What makes you happy?
Do more of what makes you happy! This phrase by Carmel McConnel, a British author and campaigner with a focus on education, child poverty and wellbeing, first strikes me as a cliché. But then, to many, it is not a cliché but a way of life. As it is a quotation on a fridge magnet, I glance at it many times a day. My friend Susana gave it to me.
After her rather tough life in Madrid -her husband had gotten into drugs and Susana lost everything she had been working for, including her beautiful home-, she chose to leave Spain and to live in Greece. She decided to start from scratch, bearing in mind to do more of what made her happy. As she is both dynamic and eager to work, Susana immediately found an employment in sailing holidays tourism. Nowadays her job keeps her busy from May till October, the remaining months Susana is travelling around the globe with her English partner she met on tinder. In her previous life she was only dreaming of travelling the world, now she chooses each year a different destination, be it India, Srilanka or Australia.
What does it take to create your life the way you want it to be?
Don’t dwell on your past, Susana says. Learn from your mistakes and don’t repeat them. As she tends to repeat her mistakes, she laughs, she is inclined to tattoo this sentence on her skin.
On the ferryboat from Italy to Greece I shared a cabin with this interesting woman. We were exhausted strangers in the night and did not exchange many words till the next morning. By then, both with our heads on our pillows, we started to talk. Eleni told me she just was pensioned and that she had been a literary teacher at the university of Milan. And now, she literally burst into laughter, she was finally free to do what she wanted to do. So, against the odds, she was divorcing her Greek husband, to whom she had given 40 years of her life. She had pampered him, raised the children, done the household and been busy working at the university. Now, Eleni claimed, after a life of obligations, she wanted to do more of what made her happy, and not only be in charge of other people’s needs. It helped that her grown up children were morally supporting her. Eleni had such an aura of lightness and joy around her as she told me what she was going to do next. She would read all the books she never had had the time to read and spend time with her friends all over Greece and in Italy. To start with, she was on her way to visit a priest in Patras, a friend she had grown up with, and with whom she would have big laughs and discuss life, philosophy and literature from sunset till dawn.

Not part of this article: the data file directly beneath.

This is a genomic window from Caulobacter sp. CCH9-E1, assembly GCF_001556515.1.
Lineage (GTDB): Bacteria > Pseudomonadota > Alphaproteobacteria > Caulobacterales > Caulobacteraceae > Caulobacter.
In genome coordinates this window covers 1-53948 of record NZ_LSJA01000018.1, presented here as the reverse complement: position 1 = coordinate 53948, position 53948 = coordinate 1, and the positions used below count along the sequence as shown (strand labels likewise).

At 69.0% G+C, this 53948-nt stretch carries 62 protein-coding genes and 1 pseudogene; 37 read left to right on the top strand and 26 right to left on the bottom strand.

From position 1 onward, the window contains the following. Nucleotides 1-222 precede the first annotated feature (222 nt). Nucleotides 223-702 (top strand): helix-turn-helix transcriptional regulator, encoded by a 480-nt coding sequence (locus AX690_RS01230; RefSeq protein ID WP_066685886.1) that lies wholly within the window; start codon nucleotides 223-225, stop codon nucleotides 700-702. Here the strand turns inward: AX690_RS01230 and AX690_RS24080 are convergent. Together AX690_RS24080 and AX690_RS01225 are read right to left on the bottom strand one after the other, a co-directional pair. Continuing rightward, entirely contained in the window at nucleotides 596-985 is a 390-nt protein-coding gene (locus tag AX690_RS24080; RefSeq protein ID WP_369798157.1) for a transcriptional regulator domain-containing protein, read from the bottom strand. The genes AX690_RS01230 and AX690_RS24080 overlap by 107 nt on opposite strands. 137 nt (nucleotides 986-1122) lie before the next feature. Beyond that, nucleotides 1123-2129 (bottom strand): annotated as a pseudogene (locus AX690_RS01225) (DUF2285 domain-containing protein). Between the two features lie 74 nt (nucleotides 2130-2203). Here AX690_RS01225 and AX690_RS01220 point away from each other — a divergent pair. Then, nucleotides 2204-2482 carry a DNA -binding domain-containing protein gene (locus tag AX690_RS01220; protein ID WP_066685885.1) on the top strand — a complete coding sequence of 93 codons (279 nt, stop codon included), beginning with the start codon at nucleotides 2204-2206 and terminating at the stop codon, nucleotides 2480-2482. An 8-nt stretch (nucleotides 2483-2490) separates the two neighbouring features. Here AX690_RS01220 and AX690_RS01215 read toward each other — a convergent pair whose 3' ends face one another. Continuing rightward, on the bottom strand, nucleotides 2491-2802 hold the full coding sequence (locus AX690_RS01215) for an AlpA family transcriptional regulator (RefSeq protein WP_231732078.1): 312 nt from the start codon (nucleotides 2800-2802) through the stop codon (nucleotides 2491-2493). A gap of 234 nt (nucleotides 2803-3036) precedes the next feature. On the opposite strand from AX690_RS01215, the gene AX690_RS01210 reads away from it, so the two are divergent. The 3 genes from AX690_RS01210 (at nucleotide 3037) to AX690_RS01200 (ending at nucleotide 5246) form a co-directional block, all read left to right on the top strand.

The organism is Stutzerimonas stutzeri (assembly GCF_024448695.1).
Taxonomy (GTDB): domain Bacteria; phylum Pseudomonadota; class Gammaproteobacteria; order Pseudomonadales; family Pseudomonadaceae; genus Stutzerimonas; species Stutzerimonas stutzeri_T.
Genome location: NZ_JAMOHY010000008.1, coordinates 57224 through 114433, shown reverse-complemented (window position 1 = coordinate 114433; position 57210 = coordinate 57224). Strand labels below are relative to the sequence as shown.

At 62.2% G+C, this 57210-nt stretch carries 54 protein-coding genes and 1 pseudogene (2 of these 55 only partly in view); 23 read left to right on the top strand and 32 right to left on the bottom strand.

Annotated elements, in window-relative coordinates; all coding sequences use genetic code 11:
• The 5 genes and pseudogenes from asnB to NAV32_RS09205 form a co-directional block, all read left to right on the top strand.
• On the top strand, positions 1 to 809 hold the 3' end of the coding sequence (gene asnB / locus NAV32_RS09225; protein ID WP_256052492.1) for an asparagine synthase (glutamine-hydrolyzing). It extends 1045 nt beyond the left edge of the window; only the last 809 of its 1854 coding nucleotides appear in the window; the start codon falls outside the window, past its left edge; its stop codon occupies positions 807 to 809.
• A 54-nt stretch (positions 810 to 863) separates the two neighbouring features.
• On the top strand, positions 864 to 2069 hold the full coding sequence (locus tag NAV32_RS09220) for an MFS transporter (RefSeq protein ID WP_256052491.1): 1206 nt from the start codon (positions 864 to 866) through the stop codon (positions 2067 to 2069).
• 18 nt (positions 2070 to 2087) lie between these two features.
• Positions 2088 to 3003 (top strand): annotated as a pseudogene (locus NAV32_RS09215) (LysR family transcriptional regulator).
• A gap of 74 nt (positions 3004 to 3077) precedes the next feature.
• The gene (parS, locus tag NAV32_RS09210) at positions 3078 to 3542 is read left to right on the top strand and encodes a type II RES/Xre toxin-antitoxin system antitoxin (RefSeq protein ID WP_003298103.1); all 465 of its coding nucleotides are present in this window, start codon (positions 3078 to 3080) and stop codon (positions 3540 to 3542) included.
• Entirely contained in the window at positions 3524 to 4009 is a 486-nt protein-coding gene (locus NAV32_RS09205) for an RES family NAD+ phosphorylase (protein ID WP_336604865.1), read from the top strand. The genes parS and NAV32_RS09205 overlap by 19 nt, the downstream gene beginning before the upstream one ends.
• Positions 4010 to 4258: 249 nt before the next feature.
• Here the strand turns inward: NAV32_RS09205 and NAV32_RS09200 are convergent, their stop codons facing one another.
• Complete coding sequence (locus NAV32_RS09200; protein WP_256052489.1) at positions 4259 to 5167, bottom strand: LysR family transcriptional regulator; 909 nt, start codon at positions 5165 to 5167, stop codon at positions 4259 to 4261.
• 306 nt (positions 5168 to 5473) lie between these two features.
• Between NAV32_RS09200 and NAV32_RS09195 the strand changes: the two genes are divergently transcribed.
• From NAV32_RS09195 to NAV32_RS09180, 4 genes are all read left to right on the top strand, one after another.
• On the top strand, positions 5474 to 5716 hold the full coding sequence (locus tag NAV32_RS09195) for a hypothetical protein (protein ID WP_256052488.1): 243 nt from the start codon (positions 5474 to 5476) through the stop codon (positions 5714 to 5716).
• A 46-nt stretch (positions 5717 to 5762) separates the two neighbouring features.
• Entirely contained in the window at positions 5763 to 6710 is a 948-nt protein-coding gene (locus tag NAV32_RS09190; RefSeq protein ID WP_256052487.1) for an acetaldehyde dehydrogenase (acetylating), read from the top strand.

And then there is Sonja, who, after a successful operation of a brain tumour, quits her well paid job in Luxembourg to finally go and live with the man she loves. In Vienna. She quotes Jacques Brel:
“Je vous souhaite des rêves à non plus finir, et l’envie folle d’en réaliser quelques-uns”.
After years of flying back and forth between Luxembourg and Austria, they both decided that there is no time to lose to be with the one that you love. Well, after pondering these brave women’s decisions, the quotation on the fridge magnet doesn’t strike me as a mere cliché anymore!